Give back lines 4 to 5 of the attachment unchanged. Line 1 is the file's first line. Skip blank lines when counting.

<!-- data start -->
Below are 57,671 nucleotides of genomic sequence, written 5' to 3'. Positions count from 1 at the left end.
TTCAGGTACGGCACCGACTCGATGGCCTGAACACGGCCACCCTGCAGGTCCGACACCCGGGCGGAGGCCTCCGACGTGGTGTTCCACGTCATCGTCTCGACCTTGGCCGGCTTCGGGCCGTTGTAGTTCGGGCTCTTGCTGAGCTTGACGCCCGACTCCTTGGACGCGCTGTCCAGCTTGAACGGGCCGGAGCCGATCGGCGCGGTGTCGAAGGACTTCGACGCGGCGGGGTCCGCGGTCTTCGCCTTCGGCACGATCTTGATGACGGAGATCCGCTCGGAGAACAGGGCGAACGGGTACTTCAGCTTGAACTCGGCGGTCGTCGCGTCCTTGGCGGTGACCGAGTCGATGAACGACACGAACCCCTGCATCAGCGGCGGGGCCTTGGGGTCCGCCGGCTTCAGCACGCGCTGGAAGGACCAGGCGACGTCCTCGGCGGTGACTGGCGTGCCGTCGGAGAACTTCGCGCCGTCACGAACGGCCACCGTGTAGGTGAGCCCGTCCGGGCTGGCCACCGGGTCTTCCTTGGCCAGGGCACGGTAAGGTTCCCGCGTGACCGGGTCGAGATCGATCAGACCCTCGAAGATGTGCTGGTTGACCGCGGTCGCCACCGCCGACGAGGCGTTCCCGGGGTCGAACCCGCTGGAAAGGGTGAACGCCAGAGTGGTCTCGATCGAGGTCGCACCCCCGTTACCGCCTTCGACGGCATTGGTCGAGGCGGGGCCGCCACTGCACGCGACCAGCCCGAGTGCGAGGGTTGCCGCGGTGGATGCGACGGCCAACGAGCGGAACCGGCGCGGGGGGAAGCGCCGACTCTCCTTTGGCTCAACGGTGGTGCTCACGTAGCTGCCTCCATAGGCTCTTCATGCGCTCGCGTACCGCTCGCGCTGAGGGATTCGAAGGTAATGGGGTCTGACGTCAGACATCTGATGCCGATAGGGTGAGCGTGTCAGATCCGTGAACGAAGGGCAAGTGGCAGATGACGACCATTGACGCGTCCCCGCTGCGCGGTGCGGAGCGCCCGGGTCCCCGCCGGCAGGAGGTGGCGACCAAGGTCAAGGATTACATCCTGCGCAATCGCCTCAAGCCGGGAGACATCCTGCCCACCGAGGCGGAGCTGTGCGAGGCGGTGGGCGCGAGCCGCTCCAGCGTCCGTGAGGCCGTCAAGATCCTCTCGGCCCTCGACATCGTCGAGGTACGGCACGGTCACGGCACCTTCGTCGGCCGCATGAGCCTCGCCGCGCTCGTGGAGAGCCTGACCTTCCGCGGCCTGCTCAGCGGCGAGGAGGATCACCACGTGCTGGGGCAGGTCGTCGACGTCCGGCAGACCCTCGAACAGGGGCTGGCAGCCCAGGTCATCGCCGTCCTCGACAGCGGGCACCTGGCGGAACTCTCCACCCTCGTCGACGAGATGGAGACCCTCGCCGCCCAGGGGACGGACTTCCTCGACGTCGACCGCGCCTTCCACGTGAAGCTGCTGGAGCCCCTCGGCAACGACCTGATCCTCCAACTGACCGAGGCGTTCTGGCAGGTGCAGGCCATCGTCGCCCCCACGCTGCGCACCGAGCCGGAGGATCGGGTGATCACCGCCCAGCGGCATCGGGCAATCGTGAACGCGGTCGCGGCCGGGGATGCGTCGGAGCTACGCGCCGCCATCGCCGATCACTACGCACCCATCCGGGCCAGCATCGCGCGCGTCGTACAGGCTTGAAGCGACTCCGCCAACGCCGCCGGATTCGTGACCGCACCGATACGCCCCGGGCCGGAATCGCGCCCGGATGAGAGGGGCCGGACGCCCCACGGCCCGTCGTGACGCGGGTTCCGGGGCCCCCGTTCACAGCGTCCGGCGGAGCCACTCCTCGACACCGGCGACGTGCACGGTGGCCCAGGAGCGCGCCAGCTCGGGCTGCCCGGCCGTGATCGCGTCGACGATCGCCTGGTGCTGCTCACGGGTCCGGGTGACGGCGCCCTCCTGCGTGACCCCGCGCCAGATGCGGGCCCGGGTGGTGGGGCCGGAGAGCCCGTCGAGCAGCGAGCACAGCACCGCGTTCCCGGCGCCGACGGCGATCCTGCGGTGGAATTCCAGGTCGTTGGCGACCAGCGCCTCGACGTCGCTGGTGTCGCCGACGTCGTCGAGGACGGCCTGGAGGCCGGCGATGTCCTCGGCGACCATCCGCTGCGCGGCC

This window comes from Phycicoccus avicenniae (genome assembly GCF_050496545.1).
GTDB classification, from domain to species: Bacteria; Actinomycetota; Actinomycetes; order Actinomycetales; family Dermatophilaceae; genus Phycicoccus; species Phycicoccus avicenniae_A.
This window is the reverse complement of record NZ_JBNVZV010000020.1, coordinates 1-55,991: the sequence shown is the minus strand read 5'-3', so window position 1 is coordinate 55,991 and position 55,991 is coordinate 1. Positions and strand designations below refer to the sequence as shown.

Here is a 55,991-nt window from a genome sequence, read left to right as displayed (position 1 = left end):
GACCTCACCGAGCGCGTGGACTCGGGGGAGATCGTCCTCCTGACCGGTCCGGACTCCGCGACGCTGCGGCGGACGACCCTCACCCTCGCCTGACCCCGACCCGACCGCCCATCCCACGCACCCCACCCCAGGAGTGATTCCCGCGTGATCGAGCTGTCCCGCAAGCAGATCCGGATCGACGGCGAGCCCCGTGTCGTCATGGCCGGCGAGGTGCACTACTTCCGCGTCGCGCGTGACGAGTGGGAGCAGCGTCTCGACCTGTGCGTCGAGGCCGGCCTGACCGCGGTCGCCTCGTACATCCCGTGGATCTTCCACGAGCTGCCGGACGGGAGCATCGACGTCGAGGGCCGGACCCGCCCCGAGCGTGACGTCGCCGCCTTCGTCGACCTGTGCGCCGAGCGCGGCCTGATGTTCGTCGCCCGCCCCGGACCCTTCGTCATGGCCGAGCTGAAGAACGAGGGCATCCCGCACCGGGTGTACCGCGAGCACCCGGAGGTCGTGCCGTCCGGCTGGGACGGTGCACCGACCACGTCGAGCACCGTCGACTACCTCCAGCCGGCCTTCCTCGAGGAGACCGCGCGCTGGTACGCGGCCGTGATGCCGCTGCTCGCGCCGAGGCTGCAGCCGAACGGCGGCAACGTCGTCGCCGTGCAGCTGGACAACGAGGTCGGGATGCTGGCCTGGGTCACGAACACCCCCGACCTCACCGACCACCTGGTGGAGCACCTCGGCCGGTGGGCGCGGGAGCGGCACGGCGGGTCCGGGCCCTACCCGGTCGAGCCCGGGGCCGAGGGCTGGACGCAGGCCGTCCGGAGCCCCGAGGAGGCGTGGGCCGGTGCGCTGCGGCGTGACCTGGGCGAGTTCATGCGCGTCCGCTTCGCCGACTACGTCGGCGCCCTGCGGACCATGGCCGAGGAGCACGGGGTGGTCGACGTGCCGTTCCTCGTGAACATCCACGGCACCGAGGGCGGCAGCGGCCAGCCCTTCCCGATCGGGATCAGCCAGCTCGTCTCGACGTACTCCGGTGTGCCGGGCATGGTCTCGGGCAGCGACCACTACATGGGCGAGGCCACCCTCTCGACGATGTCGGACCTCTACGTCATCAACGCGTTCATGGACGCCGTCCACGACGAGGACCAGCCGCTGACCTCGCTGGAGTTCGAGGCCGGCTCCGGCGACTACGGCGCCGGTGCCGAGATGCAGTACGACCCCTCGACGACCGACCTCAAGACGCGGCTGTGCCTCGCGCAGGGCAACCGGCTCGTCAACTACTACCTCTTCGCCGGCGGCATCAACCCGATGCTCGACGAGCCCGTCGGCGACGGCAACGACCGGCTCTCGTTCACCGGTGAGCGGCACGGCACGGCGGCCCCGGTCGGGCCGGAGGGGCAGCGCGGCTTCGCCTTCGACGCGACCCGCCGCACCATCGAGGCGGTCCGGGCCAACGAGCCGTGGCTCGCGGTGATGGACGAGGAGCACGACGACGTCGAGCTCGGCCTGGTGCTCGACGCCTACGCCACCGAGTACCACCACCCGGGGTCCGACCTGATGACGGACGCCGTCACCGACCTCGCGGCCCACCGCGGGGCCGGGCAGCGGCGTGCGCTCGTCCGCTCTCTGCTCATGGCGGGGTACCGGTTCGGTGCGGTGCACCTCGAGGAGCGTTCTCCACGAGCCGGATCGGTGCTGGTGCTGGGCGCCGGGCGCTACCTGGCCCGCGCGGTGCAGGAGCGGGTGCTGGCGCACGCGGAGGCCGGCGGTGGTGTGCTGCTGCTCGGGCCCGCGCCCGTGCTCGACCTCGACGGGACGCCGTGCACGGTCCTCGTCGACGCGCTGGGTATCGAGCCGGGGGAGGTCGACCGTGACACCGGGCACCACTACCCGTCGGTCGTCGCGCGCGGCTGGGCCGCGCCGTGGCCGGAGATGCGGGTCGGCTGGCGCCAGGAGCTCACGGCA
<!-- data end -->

GTDB classification, from domain to species: Bacteria; Actinomycetota; Actinomycetes; order Actinomycetales; family Dermatophilaceae; genus Phycicoccus; species Phycicoccus avicenniae_A.
This window is the reverse complement of record NZ_JBNVZV010000020.1, coordinates 1-55,991: the sequence shown is the minus strand read 5'-3', so window position 1 is coordinate 55,991 and position 55,991 is coordinate 1. Positions and strand designations below refer to the sequence as shown.